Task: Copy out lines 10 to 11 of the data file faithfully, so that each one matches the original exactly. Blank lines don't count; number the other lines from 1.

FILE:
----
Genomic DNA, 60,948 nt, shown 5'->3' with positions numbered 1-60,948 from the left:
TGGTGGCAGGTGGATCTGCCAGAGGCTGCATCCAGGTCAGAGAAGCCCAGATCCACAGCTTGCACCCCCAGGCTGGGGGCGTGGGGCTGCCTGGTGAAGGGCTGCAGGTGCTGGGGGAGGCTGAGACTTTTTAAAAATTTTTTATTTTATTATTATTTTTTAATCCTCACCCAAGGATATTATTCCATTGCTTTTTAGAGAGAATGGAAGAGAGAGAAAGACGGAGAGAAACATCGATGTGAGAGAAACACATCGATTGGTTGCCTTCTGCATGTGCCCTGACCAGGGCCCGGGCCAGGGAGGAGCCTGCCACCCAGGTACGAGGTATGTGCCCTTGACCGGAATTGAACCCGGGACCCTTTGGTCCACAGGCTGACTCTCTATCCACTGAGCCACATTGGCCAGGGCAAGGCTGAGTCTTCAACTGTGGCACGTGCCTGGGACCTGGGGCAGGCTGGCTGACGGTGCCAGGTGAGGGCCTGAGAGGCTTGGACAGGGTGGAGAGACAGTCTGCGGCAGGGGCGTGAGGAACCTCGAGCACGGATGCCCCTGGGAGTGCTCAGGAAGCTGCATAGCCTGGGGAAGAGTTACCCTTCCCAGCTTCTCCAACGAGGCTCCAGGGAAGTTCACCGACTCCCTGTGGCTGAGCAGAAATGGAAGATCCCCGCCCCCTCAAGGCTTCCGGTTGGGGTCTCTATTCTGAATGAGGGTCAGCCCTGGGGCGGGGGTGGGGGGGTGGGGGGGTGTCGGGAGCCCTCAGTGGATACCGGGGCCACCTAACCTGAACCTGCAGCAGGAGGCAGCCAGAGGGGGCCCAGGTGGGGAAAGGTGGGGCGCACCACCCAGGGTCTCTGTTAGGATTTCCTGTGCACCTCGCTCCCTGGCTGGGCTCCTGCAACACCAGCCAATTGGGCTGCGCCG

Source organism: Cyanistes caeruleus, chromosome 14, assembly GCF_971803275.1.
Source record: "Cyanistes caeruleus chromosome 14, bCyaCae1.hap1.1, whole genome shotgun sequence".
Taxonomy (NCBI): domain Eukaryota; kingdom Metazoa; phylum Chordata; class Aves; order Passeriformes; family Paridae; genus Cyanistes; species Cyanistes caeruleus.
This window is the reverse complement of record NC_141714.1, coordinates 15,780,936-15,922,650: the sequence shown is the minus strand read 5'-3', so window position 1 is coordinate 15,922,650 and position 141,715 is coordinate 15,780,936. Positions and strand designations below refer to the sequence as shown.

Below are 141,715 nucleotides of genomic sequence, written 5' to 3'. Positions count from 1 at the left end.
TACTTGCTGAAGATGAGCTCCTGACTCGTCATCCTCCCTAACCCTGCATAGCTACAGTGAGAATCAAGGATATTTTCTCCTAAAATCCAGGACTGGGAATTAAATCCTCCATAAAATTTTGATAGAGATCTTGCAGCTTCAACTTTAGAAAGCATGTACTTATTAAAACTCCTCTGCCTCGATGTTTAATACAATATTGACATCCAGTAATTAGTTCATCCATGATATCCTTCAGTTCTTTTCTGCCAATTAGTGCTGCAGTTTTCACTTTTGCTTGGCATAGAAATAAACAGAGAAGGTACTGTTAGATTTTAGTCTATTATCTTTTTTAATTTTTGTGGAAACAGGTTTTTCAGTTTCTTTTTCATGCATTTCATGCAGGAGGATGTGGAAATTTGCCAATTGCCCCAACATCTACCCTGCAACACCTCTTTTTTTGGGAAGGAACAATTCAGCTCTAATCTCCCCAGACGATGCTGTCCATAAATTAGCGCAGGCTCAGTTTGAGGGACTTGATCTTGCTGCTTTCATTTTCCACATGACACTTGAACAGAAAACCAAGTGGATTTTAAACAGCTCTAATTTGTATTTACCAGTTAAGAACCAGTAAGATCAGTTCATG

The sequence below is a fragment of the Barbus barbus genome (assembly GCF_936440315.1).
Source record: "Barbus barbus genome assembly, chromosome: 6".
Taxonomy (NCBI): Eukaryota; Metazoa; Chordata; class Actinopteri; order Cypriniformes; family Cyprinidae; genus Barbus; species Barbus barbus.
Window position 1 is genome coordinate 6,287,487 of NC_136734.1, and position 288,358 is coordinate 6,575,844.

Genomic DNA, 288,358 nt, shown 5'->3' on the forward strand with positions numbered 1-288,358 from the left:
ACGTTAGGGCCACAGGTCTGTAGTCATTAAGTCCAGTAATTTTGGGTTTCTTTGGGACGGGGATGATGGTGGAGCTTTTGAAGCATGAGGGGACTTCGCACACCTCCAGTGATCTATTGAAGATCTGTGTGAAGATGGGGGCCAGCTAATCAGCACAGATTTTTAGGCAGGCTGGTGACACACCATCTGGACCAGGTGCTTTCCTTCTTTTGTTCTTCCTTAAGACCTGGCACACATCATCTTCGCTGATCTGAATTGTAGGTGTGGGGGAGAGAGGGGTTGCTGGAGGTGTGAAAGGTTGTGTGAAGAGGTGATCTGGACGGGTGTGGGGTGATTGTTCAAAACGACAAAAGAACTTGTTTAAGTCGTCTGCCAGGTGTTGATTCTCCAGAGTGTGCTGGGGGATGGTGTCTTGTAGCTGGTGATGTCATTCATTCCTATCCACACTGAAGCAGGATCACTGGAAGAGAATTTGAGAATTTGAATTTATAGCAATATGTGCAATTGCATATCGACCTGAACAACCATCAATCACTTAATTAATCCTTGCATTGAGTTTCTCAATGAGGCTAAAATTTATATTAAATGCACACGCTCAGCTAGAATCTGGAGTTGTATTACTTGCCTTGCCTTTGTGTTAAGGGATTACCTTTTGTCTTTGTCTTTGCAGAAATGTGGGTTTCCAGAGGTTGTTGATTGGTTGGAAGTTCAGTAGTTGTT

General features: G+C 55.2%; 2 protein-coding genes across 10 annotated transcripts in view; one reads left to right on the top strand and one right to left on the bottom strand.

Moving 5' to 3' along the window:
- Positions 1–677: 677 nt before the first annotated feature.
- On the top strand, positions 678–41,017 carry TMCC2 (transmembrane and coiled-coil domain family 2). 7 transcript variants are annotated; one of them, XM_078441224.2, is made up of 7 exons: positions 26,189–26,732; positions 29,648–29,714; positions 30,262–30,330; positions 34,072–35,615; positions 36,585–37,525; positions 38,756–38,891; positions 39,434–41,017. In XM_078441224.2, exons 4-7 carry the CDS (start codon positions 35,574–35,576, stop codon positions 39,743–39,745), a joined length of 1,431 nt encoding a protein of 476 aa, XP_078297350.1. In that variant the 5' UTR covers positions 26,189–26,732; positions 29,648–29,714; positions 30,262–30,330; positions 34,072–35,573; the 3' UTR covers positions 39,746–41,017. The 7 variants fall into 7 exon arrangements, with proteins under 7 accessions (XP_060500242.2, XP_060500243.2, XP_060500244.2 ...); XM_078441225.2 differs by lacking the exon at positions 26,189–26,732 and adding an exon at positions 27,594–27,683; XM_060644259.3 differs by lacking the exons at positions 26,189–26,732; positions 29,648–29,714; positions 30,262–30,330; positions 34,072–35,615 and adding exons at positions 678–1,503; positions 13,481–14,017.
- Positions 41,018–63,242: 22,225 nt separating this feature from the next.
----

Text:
Source record: "Barbus barbus genome assembly, chromosome: 6".
Taxonomy (NCBI): Eukaryota; Metazoa; Chordata; class Actinopteri; order Cypriniformes; family Cyprinidae; genus Barbus; species Barbus barbus.